Best Screening Trees

What makes the the perfect screening shrub? The answer to this question may vary depending on the individual, but. generally, the desirable characteristics are as follows:

  • Between 15 and 20 feet tall.
  • Evergreen and dense.
  • Tolerant of full sun.
  • Fast-growing.
  • Low maintenance, particularly low water use.
  • Non-invasive.

Podocarpus, fern pine, yew pine, yellow wood, Japanese yew

Podocarpus-Screening-Hedge
Podocarpus-Screening-Hedge

Scientific Name: Podocarpus sp.
Height: 50 to 100 ft
Sun: Part shade to full sun
Water: Low to moderate
Description: One of the tallest trees on this list, we love podocarpus because it is an extremely resilient, fast-growing tree that is tolerant of full sun and low water. It can also stand part shade and holds up against windy, salty, coastal conditions. In addition, it responds well to pruning and shearing, meaning it can be managed at any height and made into a formal hedge. Of course, you can always choose to leave these trees in their natural form for a more organic appearance. There are a few varieties to choose from, including P. henkelii, which has long, slender and drooping leaves, P. gracilior, with fern-like foliage and P. gracilior, which has pine-like foliage and can be found in a variety called ‘Icee Blue,’ which has fabulous steel blue coloration.

Pittosporum, kohuhu, ‘Silver Sheen’

Pittosporum-Tenuifolium-Screening-Hedge
Pittosporum-Tenuifolium-Screening-Hedge

Scientific Name: Podocarpus tenuifolium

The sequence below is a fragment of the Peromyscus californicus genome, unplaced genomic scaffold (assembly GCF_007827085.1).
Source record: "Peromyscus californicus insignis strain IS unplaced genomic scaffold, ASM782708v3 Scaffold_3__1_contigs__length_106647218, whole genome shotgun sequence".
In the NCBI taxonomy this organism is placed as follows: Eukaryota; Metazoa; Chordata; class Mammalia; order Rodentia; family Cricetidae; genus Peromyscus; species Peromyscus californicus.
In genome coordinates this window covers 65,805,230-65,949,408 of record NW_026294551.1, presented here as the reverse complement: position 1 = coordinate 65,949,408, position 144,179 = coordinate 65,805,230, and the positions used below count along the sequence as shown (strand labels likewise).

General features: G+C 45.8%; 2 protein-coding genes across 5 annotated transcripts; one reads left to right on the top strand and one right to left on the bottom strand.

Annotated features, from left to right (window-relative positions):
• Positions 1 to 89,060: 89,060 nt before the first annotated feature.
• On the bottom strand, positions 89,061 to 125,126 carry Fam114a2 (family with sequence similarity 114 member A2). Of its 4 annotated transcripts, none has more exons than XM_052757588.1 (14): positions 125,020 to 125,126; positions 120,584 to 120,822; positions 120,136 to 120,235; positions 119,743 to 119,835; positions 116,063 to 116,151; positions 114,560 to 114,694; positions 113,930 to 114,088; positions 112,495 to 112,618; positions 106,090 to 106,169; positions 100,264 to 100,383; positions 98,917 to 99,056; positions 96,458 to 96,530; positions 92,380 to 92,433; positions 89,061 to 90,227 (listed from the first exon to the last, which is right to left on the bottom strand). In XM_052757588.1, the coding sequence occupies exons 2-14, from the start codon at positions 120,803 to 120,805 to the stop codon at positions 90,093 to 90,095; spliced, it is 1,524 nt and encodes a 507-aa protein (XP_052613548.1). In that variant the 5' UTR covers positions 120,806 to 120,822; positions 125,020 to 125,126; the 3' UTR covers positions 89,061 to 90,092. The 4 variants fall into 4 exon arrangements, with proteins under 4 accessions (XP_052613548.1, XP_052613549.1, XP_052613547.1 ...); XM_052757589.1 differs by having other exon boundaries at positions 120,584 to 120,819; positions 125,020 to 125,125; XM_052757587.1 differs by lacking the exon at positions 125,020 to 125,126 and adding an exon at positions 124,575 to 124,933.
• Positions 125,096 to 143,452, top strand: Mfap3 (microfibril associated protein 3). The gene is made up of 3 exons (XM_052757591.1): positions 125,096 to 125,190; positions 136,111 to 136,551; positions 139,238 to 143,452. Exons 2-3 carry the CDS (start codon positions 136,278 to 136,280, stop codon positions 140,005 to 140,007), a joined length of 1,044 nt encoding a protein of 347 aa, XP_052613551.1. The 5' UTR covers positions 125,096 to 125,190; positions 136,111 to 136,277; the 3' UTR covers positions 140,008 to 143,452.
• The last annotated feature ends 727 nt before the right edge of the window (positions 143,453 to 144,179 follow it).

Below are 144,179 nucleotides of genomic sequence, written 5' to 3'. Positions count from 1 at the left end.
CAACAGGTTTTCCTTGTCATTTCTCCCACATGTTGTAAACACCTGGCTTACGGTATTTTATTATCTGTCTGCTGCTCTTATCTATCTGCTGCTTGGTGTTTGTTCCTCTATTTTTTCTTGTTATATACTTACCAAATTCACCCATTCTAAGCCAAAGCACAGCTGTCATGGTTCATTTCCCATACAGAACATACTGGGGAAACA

Height: 20 to 30 ft
Sun: Part shade to full sun
Water: Low
Description: Pittosporum tenuifolium is a drought-tolerant New Zealand native that makes an excellent screening shrub here in Southern California. It tolerates full to part sun and can be either sheared into a more dense formal hedge or allowed to assume a natural, upright and wispy form. The most popular cultivar for use in home landscaping is ‘Silver Sheen,’ named for the grey-green tops and white undersides of its small leaves, which appear to flicker when caught in a breeze. The dark stems on this variety make it a striking choice indeed. Other varieties include ‘Gold Star,’ ‘Gold Sheen,’ ‘Marjorie Channon’ and ‘Irene Patterson,’ which come in different shades of green, variegated or otherwise, with bright red to deep black stems.

California Bayberry, California Wax Myrtle, Pacific Wax Myrtle

Pacific-Wax-Myrtle-Screening-Hedge
Pacific-Wax-Myrtle-Screening-Hedge

Scientific Name: Myrica californica
Height: 15 to 30 ft
Sun: Part shade to full sun
Water: Moderate